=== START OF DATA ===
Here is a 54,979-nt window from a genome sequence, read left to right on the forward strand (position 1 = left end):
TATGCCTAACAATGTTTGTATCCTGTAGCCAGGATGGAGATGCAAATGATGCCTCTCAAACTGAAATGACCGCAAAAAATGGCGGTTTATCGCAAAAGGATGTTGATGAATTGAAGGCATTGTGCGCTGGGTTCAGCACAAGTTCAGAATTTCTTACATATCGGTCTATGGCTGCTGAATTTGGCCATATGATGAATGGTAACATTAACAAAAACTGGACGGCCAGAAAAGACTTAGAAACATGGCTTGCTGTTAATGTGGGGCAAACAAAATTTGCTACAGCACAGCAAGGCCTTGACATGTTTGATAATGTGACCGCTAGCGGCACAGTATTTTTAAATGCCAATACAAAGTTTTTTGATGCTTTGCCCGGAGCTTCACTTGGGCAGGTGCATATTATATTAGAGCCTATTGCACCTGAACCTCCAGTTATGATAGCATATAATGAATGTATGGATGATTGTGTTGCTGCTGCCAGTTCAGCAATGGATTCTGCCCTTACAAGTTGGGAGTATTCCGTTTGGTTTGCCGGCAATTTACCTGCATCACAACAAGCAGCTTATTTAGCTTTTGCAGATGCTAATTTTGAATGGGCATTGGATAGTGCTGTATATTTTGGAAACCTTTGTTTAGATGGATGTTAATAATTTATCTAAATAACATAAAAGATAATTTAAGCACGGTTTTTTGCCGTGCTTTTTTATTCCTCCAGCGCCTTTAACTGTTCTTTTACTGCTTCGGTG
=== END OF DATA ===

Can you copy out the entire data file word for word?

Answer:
Here is a 54,979-nt window from a genome sequence, read left to right on the forward strand (position 1 = left end):
TATGCCTAACAATGTTTGTATCCTGTAGCCAGGATGGAGATGCAAATGATGCCTCTCAAACTGAAATGACCGCAAAAAATGGCGGTTTATCGCAAAAGGATGTTGATGAATTGAAGGCATTGTGCGCTGGGTTCAGCACAAGTTCAGAATTTCTTACATATCGGTCTATGGCTGCTGAATTTGGCCATATGATGAATGGTAACATTAACAAAAACTGGACGGCCAGAAAAGACTTAGAAACATGGCTTGCTGTTAATGTGGGGCAAACAAAATTTGCTACAGCACAGCAAGGCCTTGACATGTTTGATAATGTGACCGCTAGCGGCACAGTATTTTTAAATGCCAATACAAAGTTTTTTGATGCTTTGCCCGGAGCTTCACTTGGGCAGGTGCATATTATATTAGAGCCTATTGCACCTGAACCTCCAGTTATGATAGCATATAATGAATGTATGGATGATTGTGTTGCTGCTGCCAGTTCAGCAATGGATTCTGCCCTTACAAGTTGGGAGTATTCCGTTTGGTTTGCCGGCAATTTACCTGCATCACAACAAGCAGCTTATTTAGCTTTTGCAGATGCTAATTTTGAATGGGCATTGGATAGTGCTGTATATTTTGGAAACCTTTGTTTAGATGGATGTTAATAATTTATCTAAATAACATAAAAGATAATTTAAGCACGGTTTTTTGCCGTGCTTTTTTATTCCTCCAGCGCCTTTAACTGTTCTTTTACTGCTTCGGTG